Revolutionary Road

Richar Yates Revolutionary RoadAre artists and writers the only people entitled to lives of their own?

Title: Revolutionary Road
Author: Richard Yates
First Published: 1961
My Rating: 2 of 5 stars (average rating on Goodreads: 3:84)

I would recommend this book to: Anyone interested in reading about the downside of American suburban life in the 50s.

The Beginning: The final dying sounds of their dress rehearsal left the Laurel Players with nothing to do but stand there, silent and helpless, blinking out over the footlights of an empty auditorium.

Revolutionary Road tells the story of April and Frank Wheeler, a couple bored by playing house. They want more out of life – especially April, since she’s the one staying at home taking care of the kids and the house every day. So they make a deal and start planning: they don’t want this life anymore, they want something extraordinary. April is determined, but Frank gets second thoughts.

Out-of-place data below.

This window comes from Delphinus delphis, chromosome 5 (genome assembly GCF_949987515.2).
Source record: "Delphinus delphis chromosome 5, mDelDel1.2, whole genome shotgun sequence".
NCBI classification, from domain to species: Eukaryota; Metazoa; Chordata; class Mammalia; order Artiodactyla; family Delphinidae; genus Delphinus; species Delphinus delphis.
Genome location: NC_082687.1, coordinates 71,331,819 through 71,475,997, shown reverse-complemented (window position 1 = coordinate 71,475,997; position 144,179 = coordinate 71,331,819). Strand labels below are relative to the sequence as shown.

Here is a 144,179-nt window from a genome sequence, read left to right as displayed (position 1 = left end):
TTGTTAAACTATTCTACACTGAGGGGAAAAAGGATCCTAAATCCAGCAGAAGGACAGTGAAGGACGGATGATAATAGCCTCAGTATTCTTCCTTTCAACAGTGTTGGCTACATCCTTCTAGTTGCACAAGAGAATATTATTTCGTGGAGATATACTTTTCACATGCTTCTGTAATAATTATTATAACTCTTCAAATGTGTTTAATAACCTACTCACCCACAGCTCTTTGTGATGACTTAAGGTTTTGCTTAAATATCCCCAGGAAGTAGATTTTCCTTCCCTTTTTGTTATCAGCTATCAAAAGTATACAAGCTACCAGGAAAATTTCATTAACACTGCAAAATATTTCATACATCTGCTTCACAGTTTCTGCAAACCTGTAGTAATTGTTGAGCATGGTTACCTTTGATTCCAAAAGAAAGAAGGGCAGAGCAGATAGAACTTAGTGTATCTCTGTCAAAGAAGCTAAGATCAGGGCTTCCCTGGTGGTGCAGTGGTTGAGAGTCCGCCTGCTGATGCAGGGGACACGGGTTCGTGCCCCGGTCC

I think it’s unrealistic for a man with a fine mind to go on working like a dog year after year at a job he can’t stand, coming home to a house he can’t stand in a place he can’t stand either, to a wife who’s equally unable to stand the same things.

The theme of this story is very dear to me. I did my master thesis on marriage from the wife’s perspective in literature back in 2007, and still find the subject very interesting. Revolutionary Road was an interesting read. But it ends about there. Here’s my problem: a huge part of the book was crammed with descriptions of how tedious the Wheeler’s lives are. And guess what? That’s tedious to read about! It just went on and on with descriptions of Frank’s boring job – which he makes even more boring by not giving a shit about anything.

You want to play house, you got to have a job. You want to play very nice house, very sweet house, then you got to have a job you don’t like. Great. This is the way ninety-eight-point-nine per cent of the people work things out.

This book is 338 pages, and it took me about three weeks to finish it. Every time I opened the book, I was so bored I could scream with desperation. So why did I keep reading? I found the theme interesting and I must admit that I enjoyed the conversations between Frank and April. Still, I can’t give this book more than two stars. I think it should have been a novella or a short story instead of a novel. There were so many things that could easily have been left out.

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